"Core Components Primer – details how the contents of Sections 5, 6, and 7 would be used in practice to create a library of Core Components and Business Information Entities."
The UBL TC maintains that using only the Core Components from the UN/CEFACT Core Component Library is not a mandatory requirement for implementing the CCTS. We believe that the CCTS is not bound to any specific library of Core Components. It is a methodology.
Re-reading the text in section 4.1 we understand that it refers to the UN/CEFACT Core Component Library as an example of one use of the CCTS. This interpretation is also supported by Section 4.2, 6.1.5 and [C1] of the CCTS. It also agrees with other UN/CEFACT publications such as the “UML Profile for Core Components” [UPCC] which states that:
“Dependencies between a CCLibrary and other Libraries can be expressed using the standard UML dependency. The given example uses the core components library published by TBG17:”
Therefore, it is acceptable for UBL to maintain its own Library (of BIEs and implied Core Components) and not rely solely on the Core Components from UN/CEFACT. It is also realistic because the UBL Library was actually created before work commenced on the UN/CEFACT Core Component Library.
To promote re-use of common Core Components UBL has provided UN/CEFACT with our ‘candidate’ Core Component Library for harmonization into their Library .
To further encourage alignment UBL has also chosen to include the UN/CEFACT Core Component Type Schema to support interoperability between entities also defined using the same UN/CEFACT Core Component Type Schema .
The UBL TC believes that the CCTS is a valuable tool for creating eBusiness vocabularies and UBL has contributed to its development.
We believe we are fully conformant to the normative clauses in the CCTS and have been for several years.
We believe UBL has helped raise the profile of CCTS and promoted its adoption in other domains. We have also stimulated the development of open-source tools and technologies  to support CCTS users.
The UBL TC trusts this Committee Note will address any further misunderstandings with respect to CCTS conformance.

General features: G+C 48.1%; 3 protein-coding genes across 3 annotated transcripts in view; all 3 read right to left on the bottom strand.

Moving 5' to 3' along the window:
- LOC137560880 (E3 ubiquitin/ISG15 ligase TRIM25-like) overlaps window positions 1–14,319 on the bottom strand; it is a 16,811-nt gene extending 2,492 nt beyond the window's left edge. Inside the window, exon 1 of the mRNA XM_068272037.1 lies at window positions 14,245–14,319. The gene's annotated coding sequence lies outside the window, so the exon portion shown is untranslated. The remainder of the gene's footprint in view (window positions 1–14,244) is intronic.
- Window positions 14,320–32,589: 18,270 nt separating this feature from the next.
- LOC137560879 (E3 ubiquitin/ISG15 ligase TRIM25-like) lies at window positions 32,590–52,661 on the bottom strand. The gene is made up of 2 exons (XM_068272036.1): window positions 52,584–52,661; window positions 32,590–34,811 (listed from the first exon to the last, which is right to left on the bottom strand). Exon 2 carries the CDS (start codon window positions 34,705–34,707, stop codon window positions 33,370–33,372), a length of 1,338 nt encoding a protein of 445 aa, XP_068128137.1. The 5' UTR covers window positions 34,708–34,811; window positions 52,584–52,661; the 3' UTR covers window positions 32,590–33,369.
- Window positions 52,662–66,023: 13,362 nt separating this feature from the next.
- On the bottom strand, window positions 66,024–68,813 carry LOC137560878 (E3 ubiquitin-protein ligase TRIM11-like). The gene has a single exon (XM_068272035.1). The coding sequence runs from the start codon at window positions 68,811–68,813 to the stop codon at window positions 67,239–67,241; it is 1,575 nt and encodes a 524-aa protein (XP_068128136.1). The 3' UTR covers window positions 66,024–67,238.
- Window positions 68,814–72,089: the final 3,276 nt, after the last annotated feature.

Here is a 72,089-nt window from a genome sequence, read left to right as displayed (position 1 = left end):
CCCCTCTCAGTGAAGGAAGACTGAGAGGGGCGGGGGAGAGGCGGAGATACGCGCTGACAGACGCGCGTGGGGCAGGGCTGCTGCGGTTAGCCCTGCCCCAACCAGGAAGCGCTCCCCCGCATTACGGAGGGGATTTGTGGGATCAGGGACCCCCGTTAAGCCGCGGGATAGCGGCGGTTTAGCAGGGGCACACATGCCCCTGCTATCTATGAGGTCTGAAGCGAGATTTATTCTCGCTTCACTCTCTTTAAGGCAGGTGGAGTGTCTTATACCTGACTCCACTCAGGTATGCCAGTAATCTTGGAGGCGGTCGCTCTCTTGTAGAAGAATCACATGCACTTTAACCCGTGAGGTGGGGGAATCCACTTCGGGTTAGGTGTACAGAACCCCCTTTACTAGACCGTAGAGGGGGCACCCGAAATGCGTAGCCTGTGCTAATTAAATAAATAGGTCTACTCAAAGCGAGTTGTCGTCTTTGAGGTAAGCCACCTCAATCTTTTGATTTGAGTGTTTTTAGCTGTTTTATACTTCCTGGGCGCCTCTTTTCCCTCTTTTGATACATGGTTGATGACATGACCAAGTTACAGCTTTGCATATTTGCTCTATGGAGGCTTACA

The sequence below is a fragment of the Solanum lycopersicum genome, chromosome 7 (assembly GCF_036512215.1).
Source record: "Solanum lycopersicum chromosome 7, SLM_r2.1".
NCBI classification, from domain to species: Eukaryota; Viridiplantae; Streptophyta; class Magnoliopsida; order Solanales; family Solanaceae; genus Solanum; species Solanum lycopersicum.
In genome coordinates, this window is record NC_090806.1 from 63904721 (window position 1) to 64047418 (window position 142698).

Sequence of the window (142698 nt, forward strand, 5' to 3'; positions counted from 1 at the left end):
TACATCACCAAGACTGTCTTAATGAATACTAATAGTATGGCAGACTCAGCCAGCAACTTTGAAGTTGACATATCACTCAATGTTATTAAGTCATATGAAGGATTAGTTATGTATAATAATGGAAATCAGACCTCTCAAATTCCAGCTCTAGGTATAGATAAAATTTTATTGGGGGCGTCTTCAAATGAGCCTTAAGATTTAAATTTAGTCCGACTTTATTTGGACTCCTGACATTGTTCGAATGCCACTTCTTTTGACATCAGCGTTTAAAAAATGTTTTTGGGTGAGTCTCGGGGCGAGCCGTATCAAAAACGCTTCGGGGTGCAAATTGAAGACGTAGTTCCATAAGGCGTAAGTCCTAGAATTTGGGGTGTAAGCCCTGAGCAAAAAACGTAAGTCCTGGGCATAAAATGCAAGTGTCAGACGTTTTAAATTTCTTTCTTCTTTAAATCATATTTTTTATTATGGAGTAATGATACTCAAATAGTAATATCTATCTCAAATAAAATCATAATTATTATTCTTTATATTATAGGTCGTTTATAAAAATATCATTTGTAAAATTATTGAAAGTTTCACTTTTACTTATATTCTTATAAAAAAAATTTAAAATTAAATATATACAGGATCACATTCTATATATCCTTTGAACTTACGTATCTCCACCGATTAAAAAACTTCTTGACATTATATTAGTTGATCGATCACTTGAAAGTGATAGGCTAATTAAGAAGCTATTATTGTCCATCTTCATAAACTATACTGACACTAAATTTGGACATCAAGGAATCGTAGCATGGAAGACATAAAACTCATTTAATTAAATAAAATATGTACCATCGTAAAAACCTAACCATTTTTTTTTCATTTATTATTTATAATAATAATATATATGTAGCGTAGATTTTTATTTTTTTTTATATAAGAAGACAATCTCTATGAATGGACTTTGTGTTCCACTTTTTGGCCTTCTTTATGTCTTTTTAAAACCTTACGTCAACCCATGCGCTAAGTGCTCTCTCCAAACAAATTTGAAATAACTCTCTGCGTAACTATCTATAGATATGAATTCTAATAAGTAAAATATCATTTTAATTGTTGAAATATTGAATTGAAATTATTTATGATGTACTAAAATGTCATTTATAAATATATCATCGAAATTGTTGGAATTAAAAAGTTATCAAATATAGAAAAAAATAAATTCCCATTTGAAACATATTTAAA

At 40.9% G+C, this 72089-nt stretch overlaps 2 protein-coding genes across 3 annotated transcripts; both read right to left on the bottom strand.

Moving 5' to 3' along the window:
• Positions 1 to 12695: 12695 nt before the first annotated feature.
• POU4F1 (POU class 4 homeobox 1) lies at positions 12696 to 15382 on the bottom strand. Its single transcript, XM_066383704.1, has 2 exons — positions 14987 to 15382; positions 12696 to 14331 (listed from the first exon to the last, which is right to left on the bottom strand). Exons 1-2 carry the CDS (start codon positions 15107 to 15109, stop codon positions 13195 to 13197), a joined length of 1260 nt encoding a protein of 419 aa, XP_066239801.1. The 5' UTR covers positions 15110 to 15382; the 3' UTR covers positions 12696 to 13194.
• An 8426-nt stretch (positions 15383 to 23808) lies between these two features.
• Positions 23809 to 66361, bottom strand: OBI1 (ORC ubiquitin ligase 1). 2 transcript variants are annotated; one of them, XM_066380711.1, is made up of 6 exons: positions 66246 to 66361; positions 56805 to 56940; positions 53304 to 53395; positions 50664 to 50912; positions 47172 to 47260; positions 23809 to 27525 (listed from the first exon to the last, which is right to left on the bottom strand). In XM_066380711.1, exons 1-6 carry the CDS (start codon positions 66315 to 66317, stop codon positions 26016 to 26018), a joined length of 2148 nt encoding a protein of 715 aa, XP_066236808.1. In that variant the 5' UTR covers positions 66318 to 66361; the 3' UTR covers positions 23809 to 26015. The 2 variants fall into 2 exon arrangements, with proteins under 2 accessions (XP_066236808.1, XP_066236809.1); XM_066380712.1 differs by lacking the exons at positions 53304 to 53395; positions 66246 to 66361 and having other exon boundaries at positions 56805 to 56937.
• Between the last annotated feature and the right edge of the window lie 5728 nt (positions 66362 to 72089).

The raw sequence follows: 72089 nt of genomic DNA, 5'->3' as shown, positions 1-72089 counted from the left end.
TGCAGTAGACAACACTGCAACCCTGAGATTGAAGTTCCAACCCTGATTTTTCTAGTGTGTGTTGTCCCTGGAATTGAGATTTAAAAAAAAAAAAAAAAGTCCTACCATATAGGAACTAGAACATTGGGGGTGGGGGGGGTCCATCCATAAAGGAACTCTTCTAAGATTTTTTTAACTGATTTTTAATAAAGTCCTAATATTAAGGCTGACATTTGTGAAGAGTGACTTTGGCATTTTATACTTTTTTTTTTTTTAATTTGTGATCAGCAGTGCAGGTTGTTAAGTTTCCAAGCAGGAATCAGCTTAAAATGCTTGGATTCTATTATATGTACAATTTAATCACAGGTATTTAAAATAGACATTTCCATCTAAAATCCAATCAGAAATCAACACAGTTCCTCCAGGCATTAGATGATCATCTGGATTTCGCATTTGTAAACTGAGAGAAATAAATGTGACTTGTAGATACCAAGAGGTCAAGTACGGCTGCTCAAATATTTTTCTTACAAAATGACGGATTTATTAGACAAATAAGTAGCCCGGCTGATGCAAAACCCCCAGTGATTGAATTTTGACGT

Online and downloadable versions of this release are available from the locations specified at the top of this document.
This OASIS Committee Note is published as a zip archive in the http://docs.oasis-open.org/ubl/UBL-conformance-to-CCTS/v1.0/cn01/ directory. Unzipping this archive creates a directory tree containing a master DocBook XML file (UBL-conformance-to-CCTS-v1.0-cn01.xml), a generated hypertext version of this file (UBL-conformance-to-CCTS-v1.0-cn01.html), a generated PDF version of this file (UBL-conformance-to-CCTS-v1.0-cn01.pdf), and a publication subdirectory. Note that while the UBL-conformance-to-CCTS-v1.0-cn01.xml file is the “original” of this specification, it may not be viewable in all currently available web browsers.
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The following persons contributed to the work of the committee during the preparation of this work product.
|Oriol Bausa Peris, Individual|
|Kenneth Bengtsson, Alfa1lab|
|Peter Borresen, Document Engineering Services Limited|
|Jon Bosak, Individual|
|Kees Duvekot, RFS Holland Holding B.V.|
|G. Ken Holman, Crane Softwrights Ltd.|
|Ole Madsen, Danish Agency for Digitisation, Ministry of Finance|
|Tim McGrath, Document Engineering Services Limited|
|Andrew Schoka, Individual|
Copyright © OASIS Open 2014. All rights reserved.
|08 May 2014|